Improving the quality of habitat by strengthening civil society
Because disasters resulting from climate change and other factors have increased the risks in urban housing cooperatives in India, the Aga Khan Planning and Building Services have experimented with ways to improve the habitability of these cooperatives.
The AKDN in India Brochure (2011)
On a visit to an AKDN rural support programme in the mid-1980s, His Highness the Aga Khan saw that, contrary to prevailing thinking that suggested rising incomes alone would solve poverty, there was a need to bring a variety of inputs and disciplines to bear in a given area.
Disaster Resilience and Health
Natural disasters in developing countries can have a particularly devastating effect, taking lives and wiping out the hard-earned assets of poor people in a matter of minutes. Compounding this loss is the destruction of vital buildings, including health facilities that are central to recovery but which are often as vulnerable as other parts of the infrastructure.
Partnering with Governments
In Afghanistan, AKDN is a facilitating partner of the Government’s National Solidarity Programme (NSP). Under the NSP, AKDN assists villages in establishing village-based Community Development Councils, electing an accountable and transparent Council leadership, formulating village development plans, and prioritising village needs.
The Enabling Environment
In every country in which it works, the AKDN seeks to promote an enabling environment – the adoption of laws and policies that allow, favour and mainstream the creation of civil society institutions, promote good governance and foster a socially responsible private sector.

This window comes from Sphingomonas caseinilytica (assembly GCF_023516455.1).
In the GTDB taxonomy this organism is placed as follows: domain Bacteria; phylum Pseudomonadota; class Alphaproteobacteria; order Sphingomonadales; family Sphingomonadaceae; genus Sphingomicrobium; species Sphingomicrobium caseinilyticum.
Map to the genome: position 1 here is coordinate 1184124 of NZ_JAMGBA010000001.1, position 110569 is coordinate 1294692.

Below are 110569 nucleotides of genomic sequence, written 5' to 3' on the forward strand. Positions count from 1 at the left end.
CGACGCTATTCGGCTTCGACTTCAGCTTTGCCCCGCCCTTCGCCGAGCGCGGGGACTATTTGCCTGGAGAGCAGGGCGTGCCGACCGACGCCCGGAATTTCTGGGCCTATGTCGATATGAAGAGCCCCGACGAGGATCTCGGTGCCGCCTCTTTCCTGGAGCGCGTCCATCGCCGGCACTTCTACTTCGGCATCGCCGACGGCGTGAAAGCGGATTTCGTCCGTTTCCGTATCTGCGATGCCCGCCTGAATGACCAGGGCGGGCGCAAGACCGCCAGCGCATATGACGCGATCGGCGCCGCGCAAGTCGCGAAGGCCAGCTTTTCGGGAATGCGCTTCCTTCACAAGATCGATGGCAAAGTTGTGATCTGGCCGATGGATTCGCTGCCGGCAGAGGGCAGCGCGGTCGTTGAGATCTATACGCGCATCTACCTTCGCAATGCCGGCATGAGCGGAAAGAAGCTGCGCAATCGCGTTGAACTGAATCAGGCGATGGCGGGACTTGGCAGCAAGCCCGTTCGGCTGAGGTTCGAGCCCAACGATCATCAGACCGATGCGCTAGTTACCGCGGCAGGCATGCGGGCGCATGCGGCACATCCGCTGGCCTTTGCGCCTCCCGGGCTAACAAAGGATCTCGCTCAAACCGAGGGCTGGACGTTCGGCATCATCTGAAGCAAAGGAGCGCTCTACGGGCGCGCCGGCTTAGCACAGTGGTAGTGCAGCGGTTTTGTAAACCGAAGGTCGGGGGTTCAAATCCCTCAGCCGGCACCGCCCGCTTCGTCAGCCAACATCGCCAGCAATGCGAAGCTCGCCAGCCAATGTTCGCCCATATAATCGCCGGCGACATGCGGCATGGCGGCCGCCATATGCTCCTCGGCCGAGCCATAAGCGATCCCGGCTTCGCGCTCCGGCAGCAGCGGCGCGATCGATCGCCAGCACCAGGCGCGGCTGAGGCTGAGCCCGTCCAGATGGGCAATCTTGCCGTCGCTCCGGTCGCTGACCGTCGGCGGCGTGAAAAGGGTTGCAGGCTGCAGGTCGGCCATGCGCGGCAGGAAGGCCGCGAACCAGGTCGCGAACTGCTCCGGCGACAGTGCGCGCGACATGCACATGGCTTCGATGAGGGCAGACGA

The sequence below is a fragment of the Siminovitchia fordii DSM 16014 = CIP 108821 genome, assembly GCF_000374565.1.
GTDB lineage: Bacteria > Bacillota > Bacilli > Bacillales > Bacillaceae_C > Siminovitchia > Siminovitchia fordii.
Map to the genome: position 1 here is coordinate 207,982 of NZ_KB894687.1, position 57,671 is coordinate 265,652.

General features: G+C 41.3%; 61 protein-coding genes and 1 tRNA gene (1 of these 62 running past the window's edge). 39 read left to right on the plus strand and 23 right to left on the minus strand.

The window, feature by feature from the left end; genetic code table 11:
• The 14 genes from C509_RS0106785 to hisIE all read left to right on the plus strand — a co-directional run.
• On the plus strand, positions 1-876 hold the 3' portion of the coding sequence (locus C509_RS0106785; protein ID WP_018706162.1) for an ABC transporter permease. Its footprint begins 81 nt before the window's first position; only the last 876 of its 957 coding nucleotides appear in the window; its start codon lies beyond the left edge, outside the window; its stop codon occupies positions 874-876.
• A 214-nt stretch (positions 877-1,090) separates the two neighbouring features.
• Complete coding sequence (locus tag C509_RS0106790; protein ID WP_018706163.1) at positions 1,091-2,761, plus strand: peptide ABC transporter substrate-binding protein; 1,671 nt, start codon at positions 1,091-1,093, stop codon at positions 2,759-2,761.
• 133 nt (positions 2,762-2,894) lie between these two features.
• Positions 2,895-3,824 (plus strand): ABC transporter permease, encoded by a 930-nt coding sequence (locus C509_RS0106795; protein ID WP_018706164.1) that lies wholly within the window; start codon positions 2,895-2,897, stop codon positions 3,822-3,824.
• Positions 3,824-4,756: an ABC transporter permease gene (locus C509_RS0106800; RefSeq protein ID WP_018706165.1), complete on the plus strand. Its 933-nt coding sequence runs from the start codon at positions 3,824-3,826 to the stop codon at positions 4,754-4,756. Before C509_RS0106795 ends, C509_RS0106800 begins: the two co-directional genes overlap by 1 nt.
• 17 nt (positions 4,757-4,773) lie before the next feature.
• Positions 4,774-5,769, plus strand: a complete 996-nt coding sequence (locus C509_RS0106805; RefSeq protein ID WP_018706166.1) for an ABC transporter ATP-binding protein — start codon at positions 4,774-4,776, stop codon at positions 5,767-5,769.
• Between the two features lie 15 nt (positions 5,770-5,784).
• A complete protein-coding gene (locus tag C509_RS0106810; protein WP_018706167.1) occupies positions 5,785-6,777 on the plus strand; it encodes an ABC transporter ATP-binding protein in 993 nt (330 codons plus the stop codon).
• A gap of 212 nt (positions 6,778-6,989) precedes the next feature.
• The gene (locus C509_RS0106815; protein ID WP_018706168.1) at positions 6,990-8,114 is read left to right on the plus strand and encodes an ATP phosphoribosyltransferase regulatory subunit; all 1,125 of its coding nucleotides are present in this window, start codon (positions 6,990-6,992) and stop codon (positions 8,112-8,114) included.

Building Accountable Village Institutions
Identifying leaders, and improving the quality of the leadership, has been an important part of the work of the Aga Khan Foundation. Ultimately, the quality of governance is closely linked to the quality of elected leadership. Therefore, the Foundation works to groom leaders who are part of the village organisation.
The conviction that home-grown intellectual leadership of exceptional calibre is the best driver of society’s future development, and that many developing country education systems are too engulfed by poverty and numbers to develop their talented young people, led His Highness the Aga Khan to found a network of catalytic centres of educational excellence in Asia and Africa, known as the Aga Khan Academies.
Responding to Emerging Challenges
When restoring Baltit Fort, in Hunza, Pakistan, it was the aim of the Aga Khan Trust for Culture to use the restoration as a catalyst for the generation of new employment opportunities, the provision of training in jobs that were needed for a changing economy and the creation of new forms of governance to maintain and protect the area’s rich cultural heritage.
Building Human Resources
The School of Professional and Continuing Education (SPCE) at the University of Central Asia is the region’s first provider of formal, university-based, non-degree educational programmes, offering vocational, professional development and personal improvement opportunities to youth and adults. Its mission is to foster economic, social and cultural development.
In the mid-1980s, Muslim leaders from Kenya’s coastal region requested assistance in improving the overall level of educational achievement of their children. The Aga Khan Foundation (AKF) responded by working with local educators, community leaders and parents to set up the first madrasa pre-schools, so called because they used the facilities of traditional madrasas, or Qur’ãnic schools, which were largely unused in the morning hours.